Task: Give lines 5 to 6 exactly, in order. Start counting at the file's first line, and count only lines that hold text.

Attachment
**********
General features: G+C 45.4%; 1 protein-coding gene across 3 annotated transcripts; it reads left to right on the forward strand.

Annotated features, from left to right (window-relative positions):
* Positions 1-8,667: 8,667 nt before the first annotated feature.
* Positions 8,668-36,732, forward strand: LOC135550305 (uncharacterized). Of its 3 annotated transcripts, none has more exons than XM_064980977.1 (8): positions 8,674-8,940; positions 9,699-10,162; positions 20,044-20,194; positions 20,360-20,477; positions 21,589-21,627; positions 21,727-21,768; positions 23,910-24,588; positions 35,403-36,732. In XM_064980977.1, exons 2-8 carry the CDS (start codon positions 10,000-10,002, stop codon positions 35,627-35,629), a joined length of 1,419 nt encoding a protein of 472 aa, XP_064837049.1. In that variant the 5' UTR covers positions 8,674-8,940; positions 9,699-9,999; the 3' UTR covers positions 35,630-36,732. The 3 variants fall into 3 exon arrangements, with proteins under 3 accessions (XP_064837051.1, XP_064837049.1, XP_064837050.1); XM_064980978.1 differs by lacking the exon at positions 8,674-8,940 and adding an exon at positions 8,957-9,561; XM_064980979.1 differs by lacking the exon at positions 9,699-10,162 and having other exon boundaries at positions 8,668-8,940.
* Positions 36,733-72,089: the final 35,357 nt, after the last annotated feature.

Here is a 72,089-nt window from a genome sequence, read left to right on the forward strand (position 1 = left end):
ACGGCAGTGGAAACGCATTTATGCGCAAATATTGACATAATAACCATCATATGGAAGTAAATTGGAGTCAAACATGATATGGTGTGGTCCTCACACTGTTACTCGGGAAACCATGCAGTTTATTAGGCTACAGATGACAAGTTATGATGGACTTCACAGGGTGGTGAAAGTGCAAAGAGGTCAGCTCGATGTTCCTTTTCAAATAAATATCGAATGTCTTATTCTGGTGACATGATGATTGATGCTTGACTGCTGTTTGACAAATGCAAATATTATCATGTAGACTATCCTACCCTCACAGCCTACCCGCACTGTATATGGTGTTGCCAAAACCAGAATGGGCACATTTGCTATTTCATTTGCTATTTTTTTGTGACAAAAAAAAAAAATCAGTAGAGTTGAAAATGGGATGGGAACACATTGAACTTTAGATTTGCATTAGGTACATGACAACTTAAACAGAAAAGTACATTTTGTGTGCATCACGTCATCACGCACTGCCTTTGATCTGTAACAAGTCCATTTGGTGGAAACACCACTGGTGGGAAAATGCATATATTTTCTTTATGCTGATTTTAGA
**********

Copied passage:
* Positions 36,733-72,089: the final 35,357 nt, after the last annotated feature.

Here is a 72,089-nt window from a genome sequence, read left to right on the forward strand (position 1 = left end):